Volkstaat (Afrikaans for "People's state") is a proposal for the establishment of a homeland for Afrikaners. Outside a possible use of force, the South African Constitution and International Legislation present certain possibilities for the establishment of such a state. The South African regime declared that they would not support a Volkstaat, but "would do everything they could to ensure the protection of the Afrikaner language and culture". What a fine job they are doing.

Wednesday, November 08, 2006

AWB saved the day

An obstacle to an inclusive election in 1994 was the white right. This was a diverse group, consisting of a variety of Afrikaner political and cultural groups with a variety of views. Some, such as the Afrikaner Resistance Movement (AWB), were fascists opposed to any sort of change in the prevailing order. Another important group, the Afrikaner Volksfront , was a political organization that had been formed by Constand Viljoen and other former generals in May 1993 and sought merely the establishment of an Afrikaner homeland. The AWB and Volksfront maintained a tenuous alliance with Buthelezi’s IFP and leaders of several apartheidera African homelands. That alliance was only broken up following the “Battle of Bop” in early March 1994.

This “battle” was between Lucas Mangope, black leader of the Bophuthatswana homeland and opponent of the elections, the people of Bophuthswana who wanted to take part in the election, and the homeland’s civil servants who feared for their pensions. When the people rose up against Mangope, Viljoen decided to come to his aid. The AWB rushed in, too, and its participation turned the intervention into a fiasco. Racist and ill-disciplined, AWB men traveled throughout the homeland’s capital city shouting abuse and killing and wounding some of its residents before deciding to depart. The last vehicle of its convoy was fired on, the driver shot, and the passengers begged for medical help. Instead, in front of television cameras, they were shot by angry Bophuthatswana military men.

South Africans were horrified and any threatened military option disappeared. Thus, the AWB’s intervention, unwanted by either Mangope and Viljoen, might be considered fortuitous. Equally miraculous was the timing. The Battle of Bop culminated on March 11, 1994, the last day to register candidates for the election. Recognizing that the military option was gone, Viljoen immediately decided to register his party’s candidates, doing so only ten minutes before the deadline. As Anthony Sampson has written, “Ironically, it was the thugs of the AWB who saved the day, by discrediting the whole expedition and Mangope’s regime, along with the system that created it.”

Last-minute concessions were made to the white right but, as with the IFP, the government and ANC made repeated efforts to reach out to it and insure its participation in the elections. Negotiators had good reason to fear the white right, because radical Afrikaner nationalists had a history of resorting to arms to oppose government policy, e.g., Boer War and during World War II, and they had the potential support of a large part of the Afrikaner electorate. The March 1992 whites-only referendum, in which nearly 69 percent endorsed the negotiating process, undermined much of the right’s argument that the government was operating without popular approval. Still, the ANC sought to bring Viljoen, leader of the Afrikaner Volksfront, and others into the transition process. The general’s eventual decision to participate in the elections was “a decisive turning point,” because “not only did Viljoen’s decision take the sting out of the right-wing threat to disrupt the proceedings and launch an Afrikaner war of secession,” but he “instilled into his disbelieving right-wing supporters the acceptance that the era of Afrikaner and white rule had passed forever.”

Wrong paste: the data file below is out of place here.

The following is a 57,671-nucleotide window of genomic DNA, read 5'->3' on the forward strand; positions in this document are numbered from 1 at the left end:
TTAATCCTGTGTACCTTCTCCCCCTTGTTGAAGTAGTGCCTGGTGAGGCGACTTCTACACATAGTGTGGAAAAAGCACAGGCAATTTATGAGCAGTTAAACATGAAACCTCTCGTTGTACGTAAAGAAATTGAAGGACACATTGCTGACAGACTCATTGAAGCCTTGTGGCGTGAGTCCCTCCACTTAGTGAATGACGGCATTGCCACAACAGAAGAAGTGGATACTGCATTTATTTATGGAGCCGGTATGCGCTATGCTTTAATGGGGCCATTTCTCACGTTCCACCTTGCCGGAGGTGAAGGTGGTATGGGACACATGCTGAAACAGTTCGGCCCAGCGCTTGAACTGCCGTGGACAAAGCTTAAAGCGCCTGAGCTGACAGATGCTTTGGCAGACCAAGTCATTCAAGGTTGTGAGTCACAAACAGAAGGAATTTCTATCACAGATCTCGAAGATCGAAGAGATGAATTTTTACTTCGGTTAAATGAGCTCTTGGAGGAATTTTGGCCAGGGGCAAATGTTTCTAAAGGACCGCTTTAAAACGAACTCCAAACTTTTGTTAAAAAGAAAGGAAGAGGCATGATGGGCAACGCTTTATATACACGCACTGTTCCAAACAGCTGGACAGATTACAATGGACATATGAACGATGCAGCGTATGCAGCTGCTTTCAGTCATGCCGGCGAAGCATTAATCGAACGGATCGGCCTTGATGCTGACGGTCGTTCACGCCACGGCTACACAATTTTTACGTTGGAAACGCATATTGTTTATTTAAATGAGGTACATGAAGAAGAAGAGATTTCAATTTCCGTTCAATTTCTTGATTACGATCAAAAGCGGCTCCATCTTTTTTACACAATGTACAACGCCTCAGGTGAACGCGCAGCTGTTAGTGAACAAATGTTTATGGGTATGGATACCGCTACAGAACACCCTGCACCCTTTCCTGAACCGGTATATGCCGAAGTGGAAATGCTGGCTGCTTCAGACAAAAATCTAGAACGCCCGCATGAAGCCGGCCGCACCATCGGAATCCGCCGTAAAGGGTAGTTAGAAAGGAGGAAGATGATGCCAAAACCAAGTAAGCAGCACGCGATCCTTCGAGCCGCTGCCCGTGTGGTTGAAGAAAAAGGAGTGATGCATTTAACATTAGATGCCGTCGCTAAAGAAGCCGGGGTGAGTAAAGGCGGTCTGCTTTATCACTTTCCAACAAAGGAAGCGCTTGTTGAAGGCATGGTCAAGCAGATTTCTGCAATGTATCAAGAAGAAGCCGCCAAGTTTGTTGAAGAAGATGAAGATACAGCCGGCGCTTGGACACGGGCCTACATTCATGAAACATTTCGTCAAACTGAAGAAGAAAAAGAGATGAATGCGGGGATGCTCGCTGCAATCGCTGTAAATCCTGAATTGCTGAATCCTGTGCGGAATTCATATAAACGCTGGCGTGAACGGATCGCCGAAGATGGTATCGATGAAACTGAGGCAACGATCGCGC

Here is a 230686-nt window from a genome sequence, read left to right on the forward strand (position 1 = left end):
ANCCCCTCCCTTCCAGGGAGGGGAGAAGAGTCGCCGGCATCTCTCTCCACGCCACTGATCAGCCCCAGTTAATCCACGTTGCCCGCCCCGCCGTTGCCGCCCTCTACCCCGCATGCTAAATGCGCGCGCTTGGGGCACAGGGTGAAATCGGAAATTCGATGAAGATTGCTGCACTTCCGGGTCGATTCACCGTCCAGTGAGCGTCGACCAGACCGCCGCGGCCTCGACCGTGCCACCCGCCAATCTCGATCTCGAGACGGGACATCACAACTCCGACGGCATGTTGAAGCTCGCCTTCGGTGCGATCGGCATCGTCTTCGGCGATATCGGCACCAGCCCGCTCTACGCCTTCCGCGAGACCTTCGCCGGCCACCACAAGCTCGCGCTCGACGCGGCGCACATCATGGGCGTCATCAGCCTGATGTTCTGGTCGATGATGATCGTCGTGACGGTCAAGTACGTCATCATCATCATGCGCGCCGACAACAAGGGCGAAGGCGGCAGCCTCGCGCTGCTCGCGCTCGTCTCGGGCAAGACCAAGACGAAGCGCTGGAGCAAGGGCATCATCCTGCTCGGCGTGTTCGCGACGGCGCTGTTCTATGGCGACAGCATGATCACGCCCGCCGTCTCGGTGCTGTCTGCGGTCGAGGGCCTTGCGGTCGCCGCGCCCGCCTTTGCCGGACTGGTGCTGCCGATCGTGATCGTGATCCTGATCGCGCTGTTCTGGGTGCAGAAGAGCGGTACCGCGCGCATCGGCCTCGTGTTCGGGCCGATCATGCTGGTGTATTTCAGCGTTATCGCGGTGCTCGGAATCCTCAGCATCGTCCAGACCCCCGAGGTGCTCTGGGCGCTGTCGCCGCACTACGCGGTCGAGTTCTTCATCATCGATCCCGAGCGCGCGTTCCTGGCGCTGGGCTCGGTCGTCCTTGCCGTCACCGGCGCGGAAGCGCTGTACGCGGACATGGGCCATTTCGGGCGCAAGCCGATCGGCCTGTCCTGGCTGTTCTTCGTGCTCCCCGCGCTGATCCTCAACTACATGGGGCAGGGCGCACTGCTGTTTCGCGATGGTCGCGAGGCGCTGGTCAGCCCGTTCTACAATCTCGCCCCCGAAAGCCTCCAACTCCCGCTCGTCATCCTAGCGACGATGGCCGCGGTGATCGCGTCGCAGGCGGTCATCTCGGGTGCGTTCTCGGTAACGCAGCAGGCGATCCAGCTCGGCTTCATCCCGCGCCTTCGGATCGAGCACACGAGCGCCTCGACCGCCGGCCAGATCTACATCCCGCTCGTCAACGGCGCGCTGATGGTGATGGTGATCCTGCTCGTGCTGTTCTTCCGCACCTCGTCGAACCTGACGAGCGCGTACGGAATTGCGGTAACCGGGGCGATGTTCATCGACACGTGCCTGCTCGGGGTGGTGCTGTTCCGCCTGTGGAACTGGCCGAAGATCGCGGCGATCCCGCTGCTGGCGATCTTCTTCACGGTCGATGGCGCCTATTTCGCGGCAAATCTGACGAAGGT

Mandela dealt directly with Viljoen, beginning secret talks in August 1993. While the ANC had no interest in the establishment of an Afrikaner volkstaat, it continued to hold out the possibility. By December an agreement was reached pledging the two sides to non-racial democracy and to exploring the idea of Afrikaner self-determination. However, Viljoen continued to refuse to agree to participate in the elections due to continuing objections by his Freedom Alliance partners. This led some on the white right to consider achieving their goal by force of arms, a delusion that was destroyed in the Battle of Bop identified above. That failure led Viljoen to defy a majority of the Front and to agree to participate in the elections. Further concessions were then made to guarantee the participation of Viljoen’s group. His Freedom Front negotiated an accord in April 1994 with both the governing National Party and the ANC mandating the creation of a volkstaatraad after election. This body would investigate the possibility of a volkstaat in the new South Africa and report back to the governing authorities.



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